Suppose that, after almost 15 years of Liberal government, you’re ready to see the back of Kathleen Wynne. But the thought of what Andrea Horwath’s NDP might do to Ontario’s finances worries you, and you find Progressive Conservative Leader Doug Ford’s populist anger just plain scary. Should you decide not to vote in the Ontario election? Or maybe spoil your ballot?
There’s another option. On election day June 7, if you want to vote “none of the above” you can, by going to your polling station and formally declining your ballot.
A little-known sentence in Ontario’s Election Act allows a voter to register his or her protest at the choices on offer by declining to vote. Section 53 states: “An elector who has received a ballot and returns it to the deputy returning officer declining to vote, forfeits the right to vote and the deputy returning officer shall immediately write the word ‘declined’ upon the back of the ballot and preserve it to be returned to the returning officer and shall cause an entry to be made in the poll record that the elector declined to vote.”
In the 2014 Ontario election, more than 4.8 million votes were cast, and just under 30,000 were declined. Manitoba, Saskatchewan and Alberta also have provisions in their election acts for declining a ballot, although it’s not an option in federal elections.
As a form of protest, declining your ballot is preferable to not voting or spoiling your ballot, because it’s unambiguous. After all, people don’t vote for any number of reasons, the most common being that they’re too busy or too lazy.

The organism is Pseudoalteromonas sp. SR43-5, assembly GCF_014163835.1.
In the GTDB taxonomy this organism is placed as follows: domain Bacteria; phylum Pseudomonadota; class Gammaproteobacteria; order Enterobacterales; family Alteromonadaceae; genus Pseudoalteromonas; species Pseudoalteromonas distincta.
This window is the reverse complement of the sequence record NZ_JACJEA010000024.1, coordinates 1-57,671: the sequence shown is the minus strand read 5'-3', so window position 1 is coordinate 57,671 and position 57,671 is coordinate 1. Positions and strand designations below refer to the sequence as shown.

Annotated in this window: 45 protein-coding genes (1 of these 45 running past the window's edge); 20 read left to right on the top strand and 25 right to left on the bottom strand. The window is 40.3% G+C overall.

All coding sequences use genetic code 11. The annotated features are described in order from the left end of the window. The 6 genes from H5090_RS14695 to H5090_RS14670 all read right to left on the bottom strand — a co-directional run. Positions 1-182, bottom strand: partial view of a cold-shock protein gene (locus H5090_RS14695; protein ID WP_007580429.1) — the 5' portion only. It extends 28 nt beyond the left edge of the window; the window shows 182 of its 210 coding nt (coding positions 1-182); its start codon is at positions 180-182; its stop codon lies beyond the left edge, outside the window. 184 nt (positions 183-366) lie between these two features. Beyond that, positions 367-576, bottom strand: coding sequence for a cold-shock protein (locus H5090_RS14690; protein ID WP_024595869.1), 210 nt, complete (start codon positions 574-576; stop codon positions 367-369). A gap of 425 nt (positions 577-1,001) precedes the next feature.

If you spoil your ballot − say, by writing “a pox on all your houses” across the face − that ballot will be included with ballots that were rejected because they were improperly marked, which could have happened by accident.
But by declining your ballot, you register an official protest that must be counted and included in the total of votes cast in each riding.
“If you choose not to vote by declining your ballot, that for you would be fulfilling the duty you feel to the democratic process, and you wouldn’t feel you didn’t take part,” said Laura Stephenson, a political scientist at the University of Western Ontario. “You took part, and you used your ballot in a very specific way.”
But, she added, “there will be a premier of Ontario after the election. And even if you don’t like any of the options, by not putting your mark in one of those boxes, you’re letting someone else decide.”
That is why it is far better to vote for the candidate of your choice, no matter how hard a choice it might be.
For some, choosing whom to vote for in this Ontario election is difficult. Typically, Ontario alternates between Liberal and Conservative governments. But the governing Liberals are deeply unpopular − polls show the party in third place − and many fear the belligerent populism of Ford Nation.
The NDP is climbing in the polls, but is not, as yet, threatening to displace the Progressive Conservatives. Many still harbour not-so-fond memories of the Bob “Rae Days” NDP in the 1990s.
A reasonable voter might choose to say to all political parties: I am dissatisfied with your policies and/or your choice of leadership. The political system has failed me, and by declining my ballot, I register my protest at that failure.
Elections Ontario includes the option of declining a ballot in its literature on how to vote. But even some election officials are unaware of Section 53. Two friends who have declined ballots in past elections say voting officials were flummoxed by their declaration. But Elections Ontario says accepting a declined ballot is part of the training of election officers.
“We do provide specific training to all polling officials who are providing ballots to voters … and declined ballots are covered in our materials,” said Jessica Pellerin, a spokeswoman for Elections Ontario.
All of us have a right and a duty to have our say on election day. Vote for one of the parties, if you can. Decline your ballot, if you must. But be heard.